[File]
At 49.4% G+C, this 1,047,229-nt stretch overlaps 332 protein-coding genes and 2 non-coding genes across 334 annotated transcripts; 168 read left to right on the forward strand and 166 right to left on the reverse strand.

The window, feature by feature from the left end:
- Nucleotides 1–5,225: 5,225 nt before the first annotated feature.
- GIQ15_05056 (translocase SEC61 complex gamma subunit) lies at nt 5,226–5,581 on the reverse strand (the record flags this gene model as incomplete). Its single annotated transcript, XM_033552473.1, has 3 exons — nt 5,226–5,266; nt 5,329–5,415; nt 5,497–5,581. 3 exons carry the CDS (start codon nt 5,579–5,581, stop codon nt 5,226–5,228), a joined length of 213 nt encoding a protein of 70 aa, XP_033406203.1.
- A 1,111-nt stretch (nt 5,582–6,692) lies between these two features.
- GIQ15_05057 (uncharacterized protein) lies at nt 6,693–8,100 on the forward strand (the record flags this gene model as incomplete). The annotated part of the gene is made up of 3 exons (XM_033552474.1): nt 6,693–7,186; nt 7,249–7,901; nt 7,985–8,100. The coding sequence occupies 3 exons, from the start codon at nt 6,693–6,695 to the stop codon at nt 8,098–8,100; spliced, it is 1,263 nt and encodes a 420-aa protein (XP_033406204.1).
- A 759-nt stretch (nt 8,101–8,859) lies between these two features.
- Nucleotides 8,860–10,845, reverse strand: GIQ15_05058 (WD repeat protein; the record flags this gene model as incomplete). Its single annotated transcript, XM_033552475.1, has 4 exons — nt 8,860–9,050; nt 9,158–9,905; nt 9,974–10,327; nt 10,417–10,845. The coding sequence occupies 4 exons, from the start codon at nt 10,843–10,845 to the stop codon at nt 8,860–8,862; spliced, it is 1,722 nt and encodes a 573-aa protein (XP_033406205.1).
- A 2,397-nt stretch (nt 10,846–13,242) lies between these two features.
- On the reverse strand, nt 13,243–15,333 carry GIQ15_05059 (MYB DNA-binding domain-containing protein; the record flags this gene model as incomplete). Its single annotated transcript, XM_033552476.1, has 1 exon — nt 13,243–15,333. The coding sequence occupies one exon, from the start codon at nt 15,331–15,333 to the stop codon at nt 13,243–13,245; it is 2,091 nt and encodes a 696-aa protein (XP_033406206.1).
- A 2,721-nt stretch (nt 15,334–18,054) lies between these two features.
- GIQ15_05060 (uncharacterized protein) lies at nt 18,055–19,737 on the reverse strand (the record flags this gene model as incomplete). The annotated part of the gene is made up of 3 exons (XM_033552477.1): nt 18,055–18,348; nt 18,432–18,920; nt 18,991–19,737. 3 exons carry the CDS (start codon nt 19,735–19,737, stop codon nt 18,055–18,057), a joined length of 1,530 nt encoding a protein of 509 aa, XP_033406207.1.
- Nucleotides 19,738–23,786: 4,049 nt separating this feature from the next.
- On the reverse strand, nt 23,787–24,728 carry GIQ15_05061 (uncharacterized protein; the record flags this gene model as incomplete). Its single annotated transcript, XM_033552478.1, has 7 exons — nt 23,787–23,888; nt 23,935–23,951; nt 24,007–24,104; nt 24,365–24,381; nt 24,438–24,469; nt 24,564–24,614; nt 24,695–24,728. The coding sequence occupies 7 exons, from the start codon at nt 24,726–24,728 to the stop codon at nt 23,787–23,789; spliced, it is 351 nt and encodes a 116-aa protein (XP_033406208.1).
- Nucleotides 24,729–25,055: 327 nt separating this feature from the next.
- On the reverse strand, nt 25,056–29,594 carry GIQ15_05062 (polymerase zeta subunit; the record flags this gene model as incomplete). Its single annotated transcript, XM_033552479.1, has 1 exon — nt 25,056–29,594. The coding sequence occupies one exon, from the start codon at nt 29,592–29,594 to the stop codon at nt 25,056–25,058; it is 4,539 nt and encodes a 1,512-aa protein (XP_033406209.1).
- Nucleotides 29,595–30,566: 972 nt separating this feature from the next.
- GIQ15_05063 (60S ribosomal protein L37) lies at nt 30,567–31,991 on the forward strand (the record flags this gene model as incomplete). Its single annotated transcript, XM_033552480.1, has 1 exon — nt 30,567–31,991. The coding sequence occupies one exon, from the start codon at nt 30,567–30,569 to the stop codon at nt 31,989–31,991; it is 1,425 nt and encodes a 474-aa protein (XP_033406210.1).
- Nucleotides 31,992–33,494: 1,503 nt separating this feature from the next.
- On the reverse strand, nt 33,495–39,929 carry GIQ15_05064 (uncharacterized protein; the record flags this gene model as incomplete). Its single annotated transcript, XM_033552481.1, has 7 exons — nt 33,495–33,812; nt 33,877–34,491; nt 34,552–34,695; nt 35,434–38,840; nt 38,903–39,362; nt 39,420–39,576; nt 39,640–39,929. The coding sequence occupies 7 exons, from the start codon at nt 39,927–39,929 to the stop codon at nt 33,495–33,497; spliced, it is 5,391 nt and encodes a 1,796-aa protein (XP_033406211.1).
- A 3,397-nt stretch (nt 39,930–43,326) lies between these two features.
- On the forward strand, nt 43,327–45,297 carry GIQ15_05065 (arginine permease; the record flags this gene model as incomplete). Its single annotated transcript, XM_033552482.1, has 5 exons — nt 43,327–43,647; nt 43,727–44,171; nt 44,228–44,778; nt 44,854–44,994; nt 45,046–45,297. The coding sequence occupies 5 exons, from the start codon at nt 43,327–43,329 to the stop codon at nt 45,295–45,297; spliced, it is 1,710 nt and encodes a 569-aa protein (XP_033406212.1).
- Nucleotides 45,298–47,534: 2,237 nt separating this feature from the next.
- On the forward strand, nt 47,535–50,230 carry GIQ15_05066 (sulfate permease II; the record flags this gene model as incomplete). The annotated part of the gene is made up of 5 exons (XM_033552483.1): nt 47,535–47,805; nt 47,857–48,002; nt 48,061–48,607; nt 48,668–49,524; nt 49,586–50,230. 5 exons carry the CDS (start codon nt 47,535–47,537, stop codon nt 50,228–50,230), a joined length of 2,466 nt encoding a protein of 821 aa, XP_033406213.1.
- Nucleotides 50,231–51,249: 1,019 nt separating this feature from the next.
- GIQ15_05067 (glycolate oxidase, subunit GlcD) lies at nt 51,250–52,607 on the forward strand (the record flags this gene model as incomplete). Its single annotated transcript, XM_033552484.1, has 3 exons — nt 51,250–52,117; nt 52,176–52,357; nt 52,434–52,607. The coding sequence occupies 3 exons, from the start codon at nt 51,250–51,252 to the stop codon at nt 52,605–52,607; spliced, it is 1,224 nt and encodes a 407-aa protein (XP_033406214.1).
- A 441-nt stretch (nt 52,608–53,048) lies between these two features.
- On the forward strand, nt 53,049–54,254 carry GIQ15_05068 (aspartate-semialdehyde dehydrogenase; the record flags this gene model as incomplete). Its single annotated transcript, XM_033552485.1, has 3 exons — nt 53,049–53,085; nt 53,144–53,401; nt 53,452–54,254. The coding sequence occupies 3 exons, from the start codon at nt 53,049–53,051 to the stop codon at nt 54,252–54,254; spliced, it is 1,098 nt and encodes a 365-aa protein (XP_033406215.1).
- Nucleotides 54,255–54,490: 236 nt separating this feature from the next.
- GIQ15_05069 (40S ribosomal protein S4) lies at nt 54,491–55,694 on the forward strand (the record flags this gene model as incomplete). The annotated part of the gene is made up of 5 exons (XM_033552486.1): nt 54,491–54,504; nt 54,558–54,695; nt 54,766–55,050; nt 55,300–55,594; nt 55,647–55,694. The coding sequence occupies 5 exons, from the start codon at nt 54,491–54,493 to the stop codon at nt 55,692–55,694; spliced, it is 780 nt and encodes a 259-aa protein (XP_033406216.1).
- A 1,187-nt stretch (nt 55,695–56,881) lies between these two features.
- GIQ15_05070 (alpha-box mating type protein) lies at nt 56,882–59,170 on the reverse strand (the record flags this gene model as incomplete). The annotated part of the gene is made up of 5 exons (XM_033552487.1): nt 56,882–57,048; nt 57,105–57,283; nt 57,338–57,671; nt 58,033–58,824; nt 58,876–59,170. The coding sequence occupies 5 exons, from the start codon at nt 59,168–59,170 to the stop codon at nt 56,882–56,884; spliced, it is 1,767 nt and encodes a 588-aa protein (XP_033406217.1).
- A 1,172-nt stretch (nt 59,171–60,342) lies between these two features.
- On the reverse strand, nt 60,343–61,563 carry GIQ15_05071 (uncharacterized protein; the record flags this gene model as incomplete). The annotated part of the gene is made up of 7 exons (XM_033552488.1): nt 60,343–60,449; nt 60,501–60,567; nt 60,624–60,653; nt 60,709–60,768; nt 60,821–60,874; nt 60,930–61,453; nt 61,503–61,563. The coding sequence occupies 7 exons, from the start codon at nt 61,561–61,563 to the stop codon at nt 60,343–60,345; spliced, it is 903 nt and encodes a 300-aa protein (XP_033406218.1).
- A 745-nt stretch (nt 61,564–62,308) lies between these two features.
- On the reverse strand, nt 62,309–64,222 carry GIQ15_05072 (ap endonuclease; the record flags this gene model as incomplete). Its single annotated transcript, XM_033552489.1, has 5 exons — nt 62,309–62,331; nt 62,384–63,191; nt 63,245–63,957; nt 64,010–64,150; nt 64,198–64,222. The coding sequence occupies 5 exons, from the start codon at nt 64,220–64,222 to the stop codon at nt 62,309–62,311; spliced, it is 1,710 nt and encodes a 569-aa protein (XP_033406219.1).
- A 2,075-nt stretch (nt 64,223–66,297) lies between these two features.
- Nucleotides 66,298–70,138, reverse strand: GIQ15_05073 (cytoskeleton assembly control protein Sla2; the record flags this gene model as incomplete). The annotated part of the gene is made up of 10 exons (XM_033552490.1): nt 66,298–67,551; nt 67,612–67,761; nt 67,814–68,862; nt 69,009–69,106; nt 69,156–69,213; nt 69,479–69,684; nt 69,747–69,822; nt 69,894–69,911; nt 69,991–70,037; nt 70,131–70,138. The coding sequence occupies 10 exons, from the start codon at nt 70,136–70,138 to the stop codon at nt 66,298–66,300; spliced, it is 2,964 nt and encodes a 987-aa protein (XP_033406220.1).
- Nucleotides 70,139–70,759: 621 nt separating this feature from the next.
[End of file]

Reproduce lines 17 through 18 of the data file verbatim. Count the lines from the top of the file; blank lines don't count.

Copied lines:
- Nucleotides 29,595–30,566: 972 nt separating this feature from the next.
- GIQ15_05063 (60S ribosomal protein L37) lies at nt 30,567–31,991 on the forward strand (the record flags this gene model as incomplete). Its single annotated transcript, XM_033552480.1, has 1 exon — nt 30,567–31,991. The coding sequence occupies one exon, from the start codon at nt 30,567–30,569 to the stop codon at nt 31,989–31,991; it is 1,425 nt and encodes a 474-aa protein (XP_033406210.1).